Managing Fields

Discussion in 'Upland Game Forum' started by drakewoodie, Mar 12, 2001.

  1. drakewoodie

    drakewoodie Elite Refuge Member

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    Location:
    Abilene, Kansas USA
    Hey guys,

    How would you guys manage property for pheasant and quail I am going to plant a few feed plots (wheat and milo). Also want to try to start some thickets...what type of brush would you suggest for this?? I was thinking using some wild plums that way i could have my thickets plus have my own little plum thickets....yummmm those things are good.....any other ideals guys??? :) I got the first post besides david
     
  2. Joey O

    Joey O Senior Refuge Member

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    Location:
    Manahawkin,N.J. USA
    DW, I wish I could help ya out,,, I'd love to have MY OWN fields to manage.
     
  3. OldHunter

    OldHunter Senior Refuge Member

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    Location:
    Neb
    There are a lot of variables here. What kind of cover do you have locally? Is it heavily cropped? Pasture? CRP? An ideal situation might be to plant a plum and cedar windbreak within or adjacent to CRP. Pheasants Forever has some good programs you might want to explore. Here in Nebraska they will even cost-share some of the expense of tree plantings and help out with food plot plantings. If you aren't a member, you might want to check them out. I am sure your state G&F could help out too. PF has a food plot mixture of several types of sorghum, sunflowers, millet etc. that not only provide food but also great roosting cover that they offer at reduced cost or even free in some instances.
     
  4. oldsquaw

    oldsquaw Elite Refuge Member

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    Location:
    central IL
    i dont think that you can go wrong with Big blue stem, little blue stem, and an indian grass mix. the stuff is tall and the pheasnts love it. plus it produces a nice seed that they like to eat. The seed is kind of expensive though. I think the last time i bought it it was 15$ a pound.
     
  5. wigeonman

    wigeonman Guest

    I'd go with the milo or millet for food plots. If there is common ragweed around leave that alone as the quail love it. As far as the sand plums go come on down, and we'll give you some seed stock in exchange for some jelly when you harvest them.hehe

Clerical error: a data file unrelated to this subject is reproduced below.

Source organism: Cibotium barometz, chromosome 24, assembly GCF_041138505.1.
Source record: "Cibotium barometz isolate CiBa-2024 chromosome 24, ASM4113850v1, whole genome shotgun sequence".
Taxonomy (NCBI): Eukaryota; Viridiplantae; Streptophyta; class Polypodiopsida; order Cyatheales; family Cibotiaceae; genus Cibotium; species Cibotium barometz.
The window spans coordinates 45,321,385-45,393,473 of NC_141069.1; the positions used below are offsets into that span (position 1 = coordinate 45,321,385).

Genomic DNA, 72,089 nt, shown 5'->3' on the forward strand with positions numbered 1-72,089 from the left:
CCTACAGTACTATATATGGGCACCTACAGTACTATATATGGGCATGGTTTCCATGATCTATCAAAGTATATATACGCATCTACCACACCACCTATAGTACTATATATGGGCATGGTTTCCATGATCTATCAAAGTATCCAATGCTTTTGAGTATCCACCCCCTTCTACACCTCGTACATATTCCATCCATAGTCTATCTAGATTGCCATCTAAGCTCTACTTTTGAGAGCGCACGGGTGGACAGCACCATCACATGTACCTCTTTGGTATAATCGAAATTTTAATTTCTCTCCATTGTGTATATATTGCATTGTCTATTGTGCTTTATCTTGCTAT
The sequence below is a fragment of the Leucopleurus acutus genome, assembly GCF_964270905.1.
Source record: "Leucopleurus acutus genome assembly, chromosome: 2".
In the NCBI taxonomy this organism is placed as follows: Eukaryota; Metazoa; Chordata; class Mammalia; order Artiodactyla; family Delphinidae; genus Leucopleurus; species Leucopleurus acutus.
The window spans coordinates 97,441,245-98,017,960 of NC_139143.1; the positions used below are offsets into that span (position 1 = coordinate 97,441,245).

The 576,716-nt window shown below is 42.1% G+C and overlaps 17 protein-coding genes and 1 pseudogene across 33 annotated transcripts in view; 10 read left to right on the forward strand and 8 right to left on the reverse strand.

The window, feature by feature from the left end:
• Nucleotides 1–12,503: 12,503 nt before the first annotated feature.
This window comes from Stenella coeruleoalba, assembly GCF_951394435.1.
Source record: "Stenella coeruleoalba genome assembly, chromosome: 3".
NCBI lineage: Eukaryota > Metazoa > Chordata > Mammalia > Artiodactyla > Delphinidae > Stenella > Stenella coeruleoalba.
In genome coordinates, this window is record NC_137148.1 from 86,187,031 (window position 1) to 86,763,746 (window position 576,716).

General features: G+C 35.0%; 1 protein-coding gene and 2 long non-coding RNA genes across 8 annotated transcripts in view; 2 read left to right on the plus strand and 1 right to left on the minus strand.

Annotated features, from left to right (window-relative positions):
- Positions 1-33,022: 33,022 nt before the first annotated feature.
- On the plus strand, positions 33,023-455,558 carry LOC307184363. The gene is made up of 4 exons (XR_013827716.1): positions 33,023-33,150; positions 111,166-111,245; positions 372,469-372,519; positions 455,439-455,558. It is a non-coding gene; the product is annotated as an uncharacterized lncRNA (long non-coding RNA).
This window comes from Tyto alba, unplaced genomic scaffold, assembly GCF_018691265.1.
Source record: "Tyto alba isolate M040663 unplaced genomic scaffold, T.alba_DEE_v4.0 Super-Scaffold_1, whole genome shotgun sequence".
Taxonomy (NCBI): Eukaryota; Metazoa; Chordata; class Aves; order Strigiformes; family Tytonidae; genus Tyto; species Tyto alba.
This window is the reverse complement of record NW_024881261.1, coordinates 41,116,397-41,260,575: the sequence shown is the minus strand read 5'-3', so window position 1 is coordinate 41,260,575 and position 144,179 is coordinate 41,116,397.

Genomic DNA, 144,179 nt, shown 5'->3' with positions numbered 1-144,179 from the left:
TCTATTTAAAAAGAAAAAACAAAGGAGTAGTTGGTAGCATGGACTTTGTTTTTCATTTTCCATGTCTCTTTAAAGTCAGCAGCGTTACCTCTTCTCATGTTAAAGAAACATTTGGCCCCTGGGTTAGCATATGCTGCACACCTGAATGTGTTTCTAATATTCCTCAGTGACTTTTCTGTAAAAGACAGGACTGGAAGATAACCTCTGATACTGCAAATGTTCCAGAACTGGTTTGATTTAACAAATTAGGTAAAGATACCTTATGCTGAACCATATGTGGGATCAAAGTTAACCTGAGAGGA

6. black eagle

    black eagle Guest

    I have some sorghum planted along fencelines, and clover as well. Really helps the birds in the winters. Sorgum will stand longer then millet when the winter storms hit. Millet goes down quite easy. If you want millet mix it into the sorghum planting so the sorghum will help keep it standing longer. Another good thing to mix in is corn or giant sunflowers to act as hawk blockers. One drill pass with a mix of any of these can help a thick fenceline winter over a large number of game birds. And if you plant clover and grass on the other side of the fenceline you've got it going on. I've never planted plums but crab apples work well so I don't see why the plums shouldn't help to. Best of luck.
     
  7. drakewoodie

    drakewoodie Elite Refuge Member

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    Location:
    Abilene, Kansas USA
    I will use my plums that way i can eat those plus i get the cover for the quail and pheasant. So the plum gives me two things to use.
     
  8. RProvines

    RProvines Guest

    I have 5 acres in front of the house that I have let go after planting it to clover and tall grasses. I'm going to bring a grader home from work and dig a small water hole for the birds, 3-4' deep. Then resow with grasses and a strip of corn/sorgum/millet. I'm gradually planting in a few native wild cedars and multi-flora rose. Anyone has any more suggestions, I'm all ears.

    By the way, just the way it is now I had nesting pheasant last year. Quail are extinct around here with current farming practices but I'm going to turn some out anyway. If ANY make it I'll be happy. I miss their calling. I haven't heard it here for about 20 years.
     
  9. greatdogs

    greatdogs Senior Refuge Member

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    Location:
    Dent, MN
    You might want to check with your Natural Resources Conservation Service Folks. They are in the phone book with USDA, or Farm Service Agency. Here in Minnesota USDA, Pheasants Forever, & NRCS put together a package called Wildlife Food Plot, Fish and Wildlife Habitat Management Guide Sheet. It was on the net at one time but I cant find it now. It covers what to plant, dates, and other good info. Give em a call, & good luck. If you cant find em, give me a shout and I'll get some copies out.
     

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